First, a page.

'A father...is a necessary evil.' Stephen Dedalus in Ulysses
William Butler Yeats' father was an impoverished artist, an inveterate letter writer, and a man crippled by his inability to ever finish a painting.
Oscar Wilde's father was a doctor, a brilliant statistician and amateur archaeologist who was taken to court by an obsessed lover in a strange foreshadowing of events that would later befall his son.
The father of James Joyce was a garrulous, hard-drinking man with a violent temper, unable or unwilling to provide for his large family, who eventually drove his son from Ireland.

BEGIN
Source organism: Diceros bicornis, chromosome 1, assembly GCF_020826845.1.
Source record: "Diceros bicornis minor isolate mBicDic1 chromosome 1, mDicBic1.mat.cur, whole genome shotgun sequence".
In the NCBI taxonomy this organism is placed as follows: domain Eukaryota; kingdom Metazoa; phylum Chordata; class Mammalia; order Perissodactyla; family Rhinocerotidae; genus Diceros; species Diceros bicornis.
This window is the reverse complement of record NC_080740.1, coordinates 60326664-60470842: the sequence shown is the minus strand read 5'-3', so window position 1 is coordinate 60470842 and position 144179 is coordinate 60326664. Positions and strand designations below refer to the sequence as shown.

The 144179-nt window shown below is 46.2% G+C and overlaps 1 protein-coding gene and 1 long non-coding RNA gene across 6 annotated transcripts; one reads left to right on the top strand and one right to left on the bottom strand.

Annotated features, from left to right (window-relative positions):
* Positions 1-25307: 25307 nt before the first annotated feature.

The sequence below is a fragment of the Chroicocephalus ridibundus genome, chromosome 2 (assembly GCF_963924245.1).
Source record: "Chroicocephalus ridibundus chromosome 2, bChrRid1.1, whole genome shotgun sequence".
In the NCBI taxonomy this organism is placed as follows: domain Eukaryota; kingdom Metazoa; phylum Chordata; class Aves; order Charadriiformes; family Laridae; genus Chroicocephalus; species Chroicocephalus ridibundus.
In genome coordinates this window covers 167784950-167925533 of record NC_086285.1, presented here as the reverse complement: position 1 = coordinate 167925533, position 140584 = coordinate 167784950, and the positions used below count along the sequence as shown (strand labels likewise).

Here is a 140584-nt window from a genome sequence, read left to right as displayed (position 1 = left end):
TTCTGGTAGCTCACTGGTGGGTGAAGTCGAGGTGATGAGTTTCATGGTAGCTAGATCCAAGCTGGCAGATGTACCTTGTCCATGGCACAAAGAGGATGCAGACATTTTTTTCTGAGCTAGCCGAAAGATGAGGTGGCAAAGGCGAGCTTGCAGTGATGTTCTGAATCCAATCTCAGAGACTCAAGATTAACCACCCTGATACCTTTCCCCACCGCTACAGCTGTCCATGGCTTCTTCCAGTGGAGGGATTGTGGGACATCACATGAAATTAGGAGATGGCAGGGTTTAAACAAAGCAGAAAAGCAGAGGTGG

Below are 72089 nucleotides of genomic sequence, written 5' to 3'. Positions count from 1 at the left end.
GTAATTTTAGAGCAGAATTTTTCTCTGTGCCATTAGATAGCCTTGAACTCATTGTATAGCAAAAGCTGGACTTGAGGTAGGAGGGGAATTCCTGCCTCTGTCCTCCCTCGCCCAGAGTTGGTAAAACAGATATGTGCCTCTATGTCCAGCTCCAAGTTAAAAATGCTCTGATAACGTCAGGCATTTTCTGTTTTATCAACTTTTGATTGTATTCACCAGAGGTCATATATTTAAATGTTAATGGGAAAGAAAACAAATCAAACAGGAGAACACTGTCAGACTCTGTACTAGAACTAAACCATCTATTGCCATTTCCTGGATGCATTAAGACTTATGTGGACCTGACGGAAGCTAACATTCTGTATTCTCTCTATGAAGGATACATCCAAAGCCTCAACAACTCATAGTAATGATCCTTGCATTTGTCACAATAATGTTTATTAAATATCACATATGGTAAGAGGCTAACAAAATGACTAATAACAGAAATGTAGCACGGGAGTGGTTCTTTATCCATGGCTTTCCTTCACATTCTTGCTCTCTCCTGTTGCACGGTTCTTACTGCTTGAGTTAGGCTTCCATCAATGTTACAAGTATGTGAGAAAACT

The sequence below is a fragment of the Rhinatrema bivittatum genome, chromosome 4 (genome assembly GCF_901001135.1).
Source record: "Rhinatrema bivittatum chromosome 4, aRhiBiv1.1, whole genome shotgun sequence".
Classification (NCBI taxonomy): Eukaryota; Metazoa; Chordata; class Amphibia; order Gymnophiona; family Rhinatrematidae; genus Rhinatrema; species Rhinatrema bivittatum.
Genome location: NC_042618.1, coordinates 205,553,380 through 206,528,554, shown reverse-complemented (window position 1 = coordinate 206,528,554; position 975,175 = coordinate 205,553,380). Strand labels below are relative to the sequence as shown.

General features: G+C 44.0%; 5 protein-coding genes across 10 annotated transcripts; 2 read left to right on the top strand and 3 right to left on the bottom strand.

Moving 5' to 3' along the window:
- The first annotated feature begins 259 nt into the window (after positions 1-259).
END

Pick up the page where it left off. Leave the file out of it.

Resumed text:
In Mad, Bad, Dangerous to Know, Colm Tóibín presents an illuminating, intimate study of Irish culture, history and literature told through the lives and works of Ireland's most famous sons, and the complicated, influential relationships they each maintained with their fathers.
'A supple, subtle thinker, alive to hunts and undertones, wary of absolute truths.' New Statesman
'Tóibín writes about writers' families...with great subtlety and sometimes with splendid impudence.' Sunday Telegraph